If you are unsure what plans you have in place then it’s time to book a review meeting with your financial adviser who can look at your individual circumstances and advise on any gaps in your overall financial plan.
There are many types of trauma and loss we may experience in our lifetime. This includes financial (assets, property, livelihood and cash), physical (death, disability or severe illness), and emotional (grief, trauma, denial and isolation).
What comfort can a financial adviser provide?
In times of loss there are professionals who can help get your affairs sorted so you can return to normality as much as possible, as quickly as possible.
A financial adviser is often able to assist as they have detailed knowledge of your financial affairs, insurance cover and estate planning wishes. If you experience trauma or loss, get in touch with your financial adviser, tell them what has occurred and let them guide you.
They may assist with:
- Liaising with insurers on your behalf
- Processing insurance claims
- Processing estate planning paperwork and talking to
- our family and beneficiaries
- Liaising with your accountant, solicitor and powers of attorney
- Putting you in touch with local community services
- Advising on steps to financial recovery
- Drawing down on superannuation if early access is an
If you have suffered a loss and would like help working through the myriad of paperwork, don’t go it alone.
Your financial adviser is well-placed and willing to assist.
What comfort can friends and family provide?
After a major event care and support is needed to help ease the impact of the trauma or loss, but for many people, it can be hard to know how to respond and support your friends and family.
The type of support you can provide is often simple things, that if done in a respectful way, will be invaluable.
Here are some suggestions:
- Spend time with the person, let them know you are there for them
- Don’t let them spend the first few nights alone or in an empty house
- Allow them to cry
- Listen to them and try not to direct the conversation back to yourself
- Avoid telling them you know how they feel, it’s more helpful to tell them you are sorry for what they have been through and you want to assist in their recovery
- Sometimes a simple gesture like a hug is all they need
- Help with everyday tasks such as cooking, cleaning, child
Children experience strong emotions during and after events and may find it difficult to articulate how they are feeling. No matter how much we want to, we can’t protect children from experiencing strong emotions and distress following major events, but we can help to reduce the impact of the trauma or loss.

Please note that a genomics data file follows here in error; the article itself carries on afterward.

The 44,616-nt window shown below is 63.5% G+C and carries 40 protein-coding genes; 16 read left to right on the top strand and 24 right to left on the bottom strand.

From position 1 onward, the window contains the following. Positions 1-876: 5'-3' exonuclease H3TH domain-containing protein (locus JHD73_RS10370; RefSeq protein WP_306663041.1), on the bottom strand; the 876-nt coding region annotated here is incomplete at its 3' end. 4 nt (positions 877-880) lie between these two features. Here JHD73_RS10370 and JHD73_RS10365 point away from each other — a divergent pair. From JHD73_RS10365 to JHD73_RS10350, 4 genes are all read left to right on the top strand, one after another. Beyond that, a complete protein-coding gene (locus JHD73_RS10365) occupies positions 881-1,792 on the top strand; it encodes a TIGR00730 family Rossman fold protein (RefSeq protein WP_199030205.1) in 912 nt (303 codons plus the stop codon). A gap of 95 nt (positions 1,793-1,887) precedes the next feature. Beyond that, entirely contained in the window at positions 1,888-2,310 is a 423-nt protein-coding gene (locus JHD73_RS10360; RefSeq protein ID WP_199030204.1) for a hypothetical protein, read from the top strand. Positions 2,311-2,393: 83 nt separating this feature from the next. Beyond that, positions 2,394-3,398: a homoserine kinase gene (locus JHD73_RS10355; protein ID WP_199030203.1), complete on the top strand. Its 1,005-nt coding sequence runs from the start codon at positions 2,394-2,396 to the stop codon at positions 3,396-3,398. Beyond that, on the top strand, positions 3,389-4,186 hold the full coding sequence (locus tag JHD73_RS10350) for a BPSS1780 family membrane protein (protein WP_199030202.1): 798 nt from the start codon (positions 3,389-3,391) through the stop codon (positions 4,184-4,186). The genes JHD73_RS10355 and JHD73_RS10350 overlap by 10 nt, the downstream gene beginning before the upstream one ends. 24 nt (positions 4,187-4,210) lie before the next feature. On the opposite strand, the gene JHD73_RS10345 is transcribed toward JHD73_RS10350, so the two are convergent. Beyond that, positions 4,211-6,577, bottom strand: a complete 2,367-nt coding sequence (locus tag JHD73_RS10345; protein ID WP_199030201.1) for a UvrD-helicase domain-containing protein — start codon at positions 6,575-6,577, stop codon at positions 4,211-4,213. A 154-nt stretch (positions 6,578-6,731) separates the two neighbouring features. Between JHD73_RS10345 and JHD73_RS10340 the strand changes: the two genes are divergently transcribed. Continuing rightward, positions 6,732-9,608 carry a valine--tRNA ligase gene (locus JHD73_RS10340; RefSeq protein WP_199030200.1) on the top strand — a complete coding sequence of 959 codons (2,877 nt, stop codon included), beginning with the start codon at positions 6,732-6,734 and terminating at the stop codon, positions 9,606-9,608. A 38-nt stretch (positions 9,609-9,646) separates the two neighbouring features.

- Give ongoing reassurance, tell them they are safe, and try to normalise their feelings
- Provide information in a way that is appropriate for their age, listen patiently and respond to their fears
- Encourage children to express their emotions, even if you as an adult would not express your feelings in the same way
- Spend more time with them, give lots of cuddles and give them the opportunity to talk
- Bedtime may be when feelings of fear are strongest so spend extra time preparing for bedtime together, read a story in bed, having a comforting warm drink, stay with them until they fall asleep
IMPORTANT NOTE: The information provided in this document, including any tax information, is general information only and does not constitute personal advice. It has been prepared without taking into account any of your individual objectives, financial situation or needs. Before acting on this information you should consider its appropriateness, having regard to your own objectives, financial situation and needs. You should read the relevant Product Disclosure Statements and seek personal advice from a qualified financial adviser.
The views expressed in this publication are solely those of the author; they are not reflective or indicative of Financial Services Partners’ position and are not to be attributed to Financial Services Partners. They cannot be reproduced in any form without the express written consent of the author.
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